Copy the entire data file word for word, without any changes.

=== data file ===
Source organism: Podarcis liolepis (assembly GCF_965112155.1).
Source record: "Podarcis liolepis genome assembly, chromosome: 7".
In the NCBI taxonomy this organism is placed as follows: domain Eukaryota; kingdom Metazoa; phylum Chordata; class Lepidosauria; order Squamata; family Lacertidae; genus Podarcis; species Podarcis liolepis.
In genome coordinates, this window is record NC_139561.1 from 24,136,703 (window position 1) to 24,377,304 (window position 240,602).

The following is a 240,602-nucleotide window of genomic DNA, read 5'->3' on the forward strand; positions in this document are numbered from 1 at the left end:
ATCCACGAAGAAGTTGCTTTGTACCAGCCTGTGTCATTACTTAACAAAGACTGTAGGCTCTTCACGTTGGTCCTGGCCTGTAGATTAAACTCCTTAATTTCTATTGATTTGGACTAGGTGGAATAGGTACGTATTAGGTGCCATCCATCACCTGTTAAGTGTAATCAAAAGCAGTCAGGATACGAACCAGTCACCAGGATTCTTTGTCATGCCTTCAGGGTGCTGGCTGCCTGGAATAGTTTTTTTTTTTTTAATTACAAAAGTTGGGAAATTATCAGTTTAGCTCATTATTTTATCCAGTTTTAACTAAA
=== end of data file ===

Source organism: Podarcis liolepis (assembly GCF_965112155.1).
Source record: "Podarcis liolepis genome assembly, chromosome: 7".
In the NCBI taxonomy this organism is placed as follows: domain Eukaryota; kingdom Metazoa; phylum Chordata; class Lepidosauria; order Squamata; family Lacertidae; genus Podarcis; species Podarcis liolepis.
In genome coordinates, this window is record NC_139561.1 from 24,136,703 (window position 1) to 24,377,304 (window position 240,602).

The following is a 240,602-nucleotide window of genomic DNA, read 5'->3' on the forward strand; positions in this document are numbered from 1 at the left end:
ATCCACGAAGAAGTTGCTTTGTACCAGCCTGTGTCATTACTTAACAAAGACTGTAGGCTCTTCACGTTGGTCCTGGCCTGTAGATTAAACTCCTTAATTTCTATTGATTTGGACTAGGTGGAATAGGTACGTATTAGGTGCCATCCATCACCTGTTAAGTGTAATCAAAAGCAGTCAGGATACGAACCAGTCACCAGGATTCTTTGTCATGCCTTCAGGGTGCTGGCTGCCTGGAATAGTTTTTTTTTTTTTAATTACAAAAGTTGGGAAATTATCAGTTTAGCTCATTATTTTATCCAGTTTTAACTAAA